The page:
Arlington Road

Posted on December 13, 2002 at 5:16 am

This is a very scary movie about a very scary subject — terrorism. Indeed, its release was delayed due to concerns about the sensitivity of the material. Jeff Bridges plays Michael Faraday, a professor who specializes in terrorism, still grieving for the loss of his wife, an FBI agent who was killed in a Ruby Ridge-style shootout. He is befriended by a new neighbor, Oliver Lang (Tim Robbins). At first, Lang’s family seems like an all-American family straight out of an “Up With People” concert, but Faraday begins to suspect that under their bright smiles and peppy friendship might be something very sinister.

Faraday’s friends think that he has become a little unhinged from his wife’s experience. But as he continues to investigate, he discovers more and more disturbing information about the Langs.

This movie will give thoughtful teens some things to think about — balancing the need for security against individual rights, the difficulty of deciding whom to trust, and the factors that lead to hate crimes. The references to acts of terrorism in the US that are so close to reality you will think you recognize them make this more thoughtful than the usual thriller. The very first image, of a boy walking in an immaculate suburb, bleeding from an accident, sets the stage for the unsettling story, and the ending is not only scary, but hauntingly so.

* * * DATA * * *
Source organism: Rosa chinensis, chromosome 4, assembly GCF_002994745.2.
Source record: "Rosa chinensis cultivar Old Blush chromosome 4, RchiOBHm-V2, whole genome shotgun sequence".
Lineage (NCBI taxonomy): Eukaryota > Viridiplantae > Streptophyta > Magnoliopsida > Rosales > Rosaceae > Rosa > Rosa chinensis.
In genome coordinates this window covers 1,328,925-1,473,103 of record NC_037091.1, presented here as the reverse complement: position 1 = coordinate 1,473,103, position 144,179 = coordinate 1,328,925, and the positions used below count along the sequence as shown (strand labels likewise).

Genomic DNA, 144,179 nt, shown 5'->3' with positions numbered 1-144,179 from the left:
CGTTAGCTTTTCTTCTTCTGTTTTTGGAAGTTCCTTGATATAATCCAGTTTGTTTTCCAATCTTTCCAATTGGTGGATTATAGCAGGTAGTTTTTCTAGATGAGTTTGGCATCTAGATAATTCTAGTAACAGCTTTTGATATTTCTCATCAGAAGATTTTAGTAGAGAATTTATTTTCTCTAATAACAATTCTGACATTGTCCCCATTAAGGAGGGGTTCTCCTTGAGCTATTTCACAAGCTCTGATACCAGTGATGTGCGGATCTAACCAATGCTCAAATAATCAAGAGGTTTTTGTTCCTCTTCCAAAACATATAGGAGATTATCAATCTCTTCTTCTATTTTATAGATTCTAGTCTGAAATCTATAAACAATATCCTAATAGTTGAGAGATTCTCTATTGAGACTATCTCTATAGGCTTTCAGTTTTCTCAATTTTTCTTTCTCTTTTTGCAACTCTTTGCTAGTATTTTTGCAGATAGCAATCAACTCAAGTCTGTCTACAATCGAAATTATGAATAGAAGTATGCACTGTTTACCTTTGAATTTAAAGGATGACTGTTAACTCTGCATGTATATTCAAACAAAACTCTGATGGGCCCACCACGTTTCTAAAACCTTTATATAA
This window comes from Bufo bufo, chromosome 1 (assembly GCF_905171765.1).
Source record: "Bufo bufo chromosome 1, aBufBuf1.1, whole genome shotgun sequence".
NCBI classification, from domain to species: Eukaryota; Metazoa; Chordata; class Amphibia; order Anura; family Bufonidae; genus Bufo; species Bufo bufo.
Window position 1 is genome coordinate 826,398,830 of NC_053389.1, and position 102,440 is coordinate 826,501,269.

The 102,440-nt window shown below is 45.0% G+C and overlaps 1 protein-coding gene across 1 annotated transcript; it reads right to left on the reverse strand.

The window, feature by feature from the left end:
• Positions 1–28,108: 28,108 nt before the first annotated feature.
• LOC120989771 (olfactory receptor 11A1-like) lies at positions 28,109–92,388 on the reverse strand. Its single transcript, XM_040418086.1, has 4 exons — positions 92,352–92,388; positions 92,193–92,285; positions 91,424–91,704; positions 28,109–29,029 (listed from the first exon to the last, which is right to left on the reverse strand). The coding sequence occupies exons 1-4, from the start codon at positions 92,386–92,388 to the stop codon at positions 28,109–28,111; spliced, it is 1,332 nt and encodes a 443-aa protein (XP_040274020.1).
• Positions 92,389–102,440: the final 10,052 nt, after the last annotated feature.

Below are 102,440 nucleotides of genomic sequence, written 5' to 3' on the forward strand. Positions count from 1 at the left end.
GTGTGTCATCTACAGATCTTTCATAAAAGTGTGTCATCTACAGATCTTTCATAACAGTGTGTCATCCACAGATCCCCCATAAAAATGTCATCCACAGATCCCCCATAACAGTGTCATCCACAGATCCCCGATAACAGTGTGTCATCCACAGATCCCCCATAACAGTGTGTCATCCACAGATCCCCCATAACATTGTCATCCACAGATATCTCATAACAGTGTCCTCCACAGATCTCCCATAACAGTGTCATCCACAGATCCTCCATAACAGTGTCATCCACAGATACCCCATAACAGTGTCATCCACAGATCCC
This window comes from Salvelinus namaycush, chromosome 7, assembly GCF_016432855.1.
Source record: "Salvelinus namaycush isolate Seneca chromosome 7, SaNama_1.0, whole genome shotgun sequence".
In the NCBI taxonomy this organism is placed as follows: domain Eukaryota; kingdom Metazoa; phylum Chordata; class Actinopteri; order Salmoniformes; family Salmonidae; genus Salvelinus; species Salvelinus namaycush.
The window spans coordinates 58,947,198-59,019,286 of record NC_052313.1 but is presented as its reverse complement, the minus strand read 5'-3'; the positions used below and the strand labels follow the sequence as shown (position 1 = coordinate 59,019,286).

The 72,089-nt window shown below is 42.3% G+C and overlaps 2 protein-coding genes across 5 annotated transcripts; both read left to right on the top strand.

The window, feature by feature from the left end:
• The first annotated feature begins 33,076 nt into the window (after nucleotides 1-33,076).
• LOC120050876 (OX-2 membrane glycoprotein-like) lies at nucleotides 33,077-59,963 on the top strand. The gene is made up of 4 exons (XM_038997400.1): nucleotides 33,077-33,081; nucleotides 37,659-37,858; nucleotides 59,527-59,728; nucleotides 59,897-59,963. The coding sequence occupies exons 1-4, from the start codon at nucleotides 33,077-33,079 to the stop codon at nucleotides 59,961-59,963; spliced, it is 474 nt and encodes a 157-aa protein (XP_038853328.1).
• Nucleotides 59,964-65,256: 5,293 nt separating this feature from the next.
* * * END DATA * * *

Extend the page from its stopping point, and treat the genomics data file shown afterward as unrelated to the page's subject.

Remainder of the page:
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Drama Horror Thriller

Enemy of the State

Posted on December 13, 2002 at 5:16 am

This movie is what I call a “soft R,” the rating based on limited bad language and violence, but not really unsuitable for younger kids. Will Smith stars as Bobby Dean, a successful Washington lawyer, who in true thriller fashion is inadvertantly drawn into a paranoid nightmare. An old acquaintence on the run from the CIA drops a computer disk into Dean’s Christmas packages just before he is killed. Dean does not know that he has the disk, much less that the disk proves that CIA operatives killed a senator (an unbilled Jason Robards) because he opposed their plans to expand surveillance. The head of a rogue operation within the CIA (current default bad guy Jon Voight) goes after Dean, who quickly loses his job and his wife, who leaves him after she learns that he has been seeing an old girlfriend. Every aspect of Dean’s life is scrutinized by the CIA and the chase scenes are very exciting, showing their ability to track every move he makes with the use of technology from satillites to to phone logs to tiny tracers in his clothes. Parents should know that there are four-letter words, references to infidelity, and bloody scenes, but fewer than in most R movies. Families may want to talk about the issues raised by balancing the right to privacy with the need for protection.

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Action/Adventure Thriller
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